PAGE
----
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Ask The Experts | Hurricane Sandy: Lessons Learned


  • Ask The Experts | Hurricane Sandy: Lessons Learned


    She came in the middle of the night at high tide on a full moon packing high winds and pushing an unprecedented wall of water ahead of her. Hurricane Sandy was the most devastating storm to hit the Northeast coast in recorded history, claiming over 75 lives and destroying thousands of houses and businesses. The massive flooding compounded by wind damage to the power grid left tens of millions of people in the dark, and 20 days after the storm, there were still tens of thousands of homes in New York and New Jersey without power.

    Sandy set another record-she damaged or destroyed over 65,000 recreational boats with an estimated loss to exceed $650 million. Over 32,000 boats in New York and 25,000 in New Jersey were impacted, and damage to the marine industry will likely be in the billions.
    "There are lessons to be learned whenever a massive storm like Sandy strikes," said Scott Croft, Assistant Vice President for Public Relations at the Boat Owners Association of the United States (BoatUS®), one of the largest insurers of recreational boats in the country.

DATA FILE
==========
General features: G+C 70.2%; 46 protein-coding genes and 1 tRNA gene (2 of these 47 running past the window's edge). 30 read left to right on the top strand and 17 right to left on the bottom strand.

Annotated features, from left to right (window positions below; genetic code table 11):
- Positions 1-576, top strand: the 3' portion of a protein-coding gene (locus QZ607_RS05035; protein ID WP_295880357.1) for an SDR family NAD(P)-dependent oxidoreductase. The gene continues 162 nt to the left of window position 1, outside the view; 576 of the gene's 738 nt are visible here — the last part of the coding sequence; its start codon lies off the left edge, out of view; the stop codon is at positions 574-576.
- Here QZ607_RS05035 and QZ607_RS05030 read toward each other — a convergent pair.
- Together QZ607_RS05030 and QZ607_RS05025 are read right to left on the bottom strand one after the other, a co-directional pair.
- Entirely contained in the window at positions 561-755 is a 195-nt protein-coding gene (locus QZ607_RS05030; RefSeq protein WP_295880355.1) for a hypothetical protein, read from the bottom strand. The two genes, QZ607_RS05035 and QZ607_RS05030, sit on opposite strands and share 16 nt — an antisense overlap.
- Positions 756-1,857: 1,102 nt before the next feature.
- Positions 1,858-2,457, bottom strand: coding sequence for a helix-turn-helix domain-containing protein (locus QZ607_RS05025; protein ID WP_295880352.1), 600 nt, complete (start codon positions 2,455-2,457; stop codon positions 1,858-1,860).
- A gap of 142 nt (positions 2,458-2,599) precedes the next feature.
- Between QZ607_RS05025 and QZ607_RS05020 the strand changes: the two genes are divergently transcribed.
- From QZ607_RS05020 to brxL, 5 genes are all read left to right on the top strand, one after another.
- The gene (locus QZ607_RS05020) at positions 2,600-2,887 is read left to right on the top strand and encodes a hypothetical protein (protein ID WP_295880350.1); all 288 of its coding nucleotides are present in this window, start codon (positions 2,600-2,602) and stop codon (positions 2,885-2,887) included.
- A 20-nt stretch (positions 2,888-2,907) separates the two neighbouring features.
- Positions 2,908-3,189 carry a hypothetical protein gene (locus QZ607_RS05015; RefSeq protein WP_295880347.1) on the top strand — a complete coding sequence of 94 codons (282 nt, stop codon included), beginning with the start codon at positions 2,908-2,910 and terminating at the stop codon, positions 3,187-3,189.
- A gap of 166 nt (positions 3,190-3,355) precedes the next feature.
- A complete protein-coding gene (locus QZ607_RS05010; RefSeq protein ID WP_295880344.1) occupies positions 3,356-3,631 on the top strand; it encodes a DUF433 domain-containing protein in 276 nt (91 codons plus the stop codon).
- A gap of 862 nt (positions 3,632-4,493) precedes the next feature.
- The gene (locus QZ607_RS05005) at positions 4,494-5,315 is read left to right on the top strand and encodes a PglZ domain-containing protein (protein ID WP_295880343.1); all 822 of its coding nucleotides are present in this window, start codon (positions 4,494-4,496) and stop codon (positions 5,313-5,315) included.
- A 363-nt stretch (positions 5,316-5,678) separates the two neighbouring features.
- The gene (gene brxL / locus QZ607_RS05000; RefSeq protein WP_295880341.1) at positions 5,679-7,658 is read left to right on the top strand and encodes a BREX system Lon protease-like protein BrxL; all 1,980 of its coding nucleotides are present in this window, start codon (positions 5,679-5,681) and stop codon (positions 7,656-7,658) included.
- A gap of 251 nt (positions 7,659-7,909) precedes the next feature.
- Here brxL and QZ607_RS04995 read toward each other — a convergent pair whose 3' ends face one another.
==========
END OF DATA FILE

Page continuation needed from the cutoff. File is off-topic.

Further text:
Major storms present three threats to recreational boats: surge, wind and rain. Sandy did most of its damage with a tide surge that ran from 10-to-14 feet.
    "The scope of the damage to boats is unprecedented," Croft reported. "The combination of boats stored ashore at low elevations and record high surge levels caused thousands of boats to float away into neighborhoods, parks and marshes."
    It appears that boats tied securely to robust floating docks with tall pilings fared far better than those blocked on land in low-lying areas, but floating docks that did not have pilings tall enough to withstand the upward surge of water lifted off the pilings and floated away with the boats still attached.

    It is not prudent to base the hurricane plan for your boat on just the latest storm because the next one could have very different characteristics. Hauling and blocking boats prior to a major storm is recommended by emergency management staff and many insurance carriers such as another large recreational boat insurer, NBOA. Many even provide haul-out reimbursement to policy holders in such instances.
    "There are storm conditions where keeping a boat tied up to a well-maintained, sheltered floating dock with pilings tall enough to handle the estimated surge is a smart choice," Croft advised, "but keep in mind that if massive rain amounts overtake your bilge pumps or high winds batter the boat in its slip, the only place for the vessel to go is down."
    Surprisingly, many of the boats that floated off blocks sustained little or no damage so the majority of the cost was associated with the recovery of the vessel. This leads to another lesson that is directly related to your recreational boat insurance policy, and one you should review in light of what happened.